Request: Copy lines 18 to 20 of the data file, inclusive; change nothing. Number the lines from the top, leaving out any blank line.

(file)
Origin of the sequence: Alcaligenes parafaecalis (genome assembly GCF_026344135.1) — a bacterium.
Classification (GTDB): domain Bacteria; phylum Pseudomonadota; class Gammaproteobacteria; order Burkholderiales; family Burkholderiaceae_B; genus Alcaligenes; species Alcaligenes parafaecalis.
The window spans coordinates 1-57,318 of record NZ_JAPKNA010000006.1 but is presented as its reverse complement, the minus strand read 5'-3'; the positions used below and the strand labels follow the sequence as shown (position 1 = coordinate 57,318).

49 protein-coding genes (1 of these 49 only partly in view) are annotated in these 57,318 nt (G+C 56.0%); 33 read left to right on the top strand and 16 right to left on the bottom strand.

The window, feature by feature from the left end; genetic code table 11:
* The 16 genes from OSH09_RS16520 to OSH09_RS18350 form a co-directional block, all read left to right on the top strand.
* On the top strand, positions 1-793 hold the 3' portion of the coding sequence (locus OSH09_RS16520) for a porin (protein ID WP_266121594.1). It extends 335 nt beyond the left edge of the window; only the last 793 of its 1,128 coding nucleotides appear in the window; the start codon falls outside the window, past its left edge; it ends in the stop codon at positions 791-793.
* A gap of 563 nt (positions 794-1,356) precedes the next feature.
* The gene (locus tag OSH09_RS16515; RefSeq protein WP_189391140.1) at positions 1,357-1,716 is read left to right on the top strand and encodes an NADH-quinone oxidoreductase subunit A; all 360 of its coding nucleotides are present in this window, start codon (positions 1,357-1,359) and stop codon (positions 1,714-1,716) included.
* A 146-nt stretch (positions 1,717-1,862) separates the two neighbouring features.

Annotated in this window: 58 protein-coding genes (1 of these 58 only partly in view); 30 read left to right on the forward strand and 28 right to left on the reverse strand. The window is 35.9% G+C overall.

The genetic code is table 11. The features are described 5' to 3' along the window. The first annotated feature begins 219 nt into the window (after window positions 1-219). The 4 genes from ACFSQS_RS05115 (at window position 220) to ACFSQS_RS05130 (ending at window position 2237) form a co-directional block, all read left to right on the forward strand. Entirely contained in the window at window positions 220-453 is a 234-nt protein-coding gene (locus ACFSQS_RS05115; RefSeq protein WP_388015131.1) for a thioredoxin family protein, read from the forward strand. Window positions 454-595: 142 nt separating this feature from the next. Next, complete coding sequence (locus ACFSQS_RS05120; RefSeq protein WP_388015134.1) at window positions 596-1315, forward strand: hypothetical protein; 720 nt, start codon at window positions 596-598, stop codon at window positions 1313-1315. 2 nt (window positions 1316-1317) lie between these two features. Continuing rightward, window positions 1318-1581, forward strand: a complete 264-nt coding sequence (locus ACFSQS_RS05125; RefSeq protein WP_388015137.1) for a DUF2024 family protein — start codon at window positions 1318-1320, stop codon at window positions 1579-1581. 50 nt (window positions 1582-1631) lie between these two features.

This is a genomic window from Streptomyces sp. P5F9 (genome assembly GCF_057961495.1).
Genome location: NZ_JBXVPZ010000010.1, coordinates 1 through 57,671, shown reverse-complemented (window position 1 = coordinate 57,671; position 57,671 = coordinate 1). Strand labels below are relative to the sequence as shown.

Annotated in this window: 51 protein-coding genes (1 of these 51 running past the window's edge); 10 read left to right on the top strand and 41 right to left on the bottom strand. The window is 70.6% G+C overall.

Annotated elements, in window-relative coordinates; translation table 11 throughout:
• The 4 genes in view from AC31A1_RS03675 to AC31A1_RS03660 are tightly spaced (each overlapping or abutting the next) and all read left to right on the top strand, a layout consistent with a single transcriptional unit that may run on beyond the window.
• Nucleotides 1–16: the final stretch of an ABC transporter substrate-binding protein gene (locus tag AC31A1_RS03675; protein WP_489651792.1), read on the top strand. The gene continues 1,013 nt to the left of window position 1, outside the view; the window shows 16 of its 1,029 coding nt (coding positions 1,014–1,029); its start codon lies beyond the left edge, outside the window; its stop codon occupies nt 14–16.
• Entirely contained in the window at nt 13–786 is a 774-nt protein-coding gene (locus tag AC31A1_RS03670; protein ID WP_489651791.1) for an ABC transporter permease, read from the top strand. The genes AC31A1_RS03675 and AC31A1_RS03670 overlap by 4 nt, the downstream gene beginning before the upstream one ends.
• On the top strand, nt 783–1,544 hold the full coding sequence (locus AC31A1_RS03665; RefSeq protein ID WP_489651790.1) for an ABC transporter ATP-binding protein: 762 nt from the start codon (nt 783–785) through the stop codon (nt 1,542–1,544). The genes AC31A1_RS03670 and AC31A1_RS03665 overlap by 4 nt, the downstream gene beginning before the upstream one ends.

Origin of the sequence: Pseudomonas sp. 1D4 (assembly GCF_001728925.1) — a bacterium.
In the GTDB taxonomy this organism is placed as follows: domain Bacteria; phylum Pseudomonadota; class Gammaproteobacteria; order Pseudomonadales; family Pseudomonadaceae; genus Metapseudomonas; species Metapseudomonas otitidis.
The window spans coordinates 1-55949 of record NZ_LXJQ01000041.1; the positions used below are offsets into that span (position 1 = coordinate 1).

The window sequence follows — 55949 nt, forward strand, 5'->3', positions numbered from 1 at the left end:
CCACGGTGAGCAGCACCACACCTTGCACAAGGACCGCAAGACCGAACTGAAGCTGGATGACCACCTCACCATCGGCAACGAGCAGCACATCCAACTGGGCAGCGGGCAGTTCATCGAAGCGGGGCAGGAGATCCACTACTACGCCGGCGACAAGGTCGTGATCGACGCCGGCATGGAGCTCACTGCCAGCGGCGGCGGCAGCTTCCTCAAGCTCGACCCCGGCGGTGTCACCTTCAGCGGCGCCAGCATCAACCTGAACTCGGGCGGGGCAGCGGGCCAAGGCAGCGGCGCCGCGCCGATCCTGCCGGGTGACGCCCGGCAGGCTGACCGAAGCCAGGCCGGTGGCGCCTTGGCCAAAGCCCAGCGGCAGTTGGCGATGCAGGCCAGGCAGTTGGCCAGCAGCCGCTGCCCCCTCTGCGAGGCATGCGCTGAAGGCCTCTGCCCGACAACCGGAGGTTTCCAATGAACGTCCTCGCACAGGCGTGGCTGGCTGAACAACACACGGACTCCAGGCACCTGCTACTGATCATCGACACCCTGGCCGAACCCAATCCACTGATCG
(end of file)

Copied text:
• Nucleotides 1–16: the final stretch of an ABC transporter substrate-binding protein gene (locus tag AC31A1_RS03675; protein WP_489651792.1), read on the top strand. The gene continues 1,013 nt to the left of window position 1, outside the view; the window shows 16 of its 1,029 coding nt (coding positions 1,014–1,029); its start codon lies beyond the left edge, outside the window; its stop codon occupies nt 14–16.
• Entirely contained in the window at nt 13–786 is a 774-nt protein-coding gene (locus tag AC31A1_RS03670; protein ID WP_489651791.1) for an ABC transporter permease, read from the top strand. The genes AC31A1_RS03675 and AC31A1_RS03670 overlap by 4 nt, the downstream gene beginning before the upstream one ends.
• On the top strand, nt 783–1,544 hold the full coding sequence (locus AC31A1_RS03665; RefSeq protein ID WP_489651790.1) for an ABC transporter ATP-binding protein: 762 nt from the start codon (nt 783–785) through the stop codon (nt 1,542–1,544). The genes AC31A1_RS03670 and AC31A1_RS03665 overlap by 4 nt, the downstream gene beginning before the upstream one ends.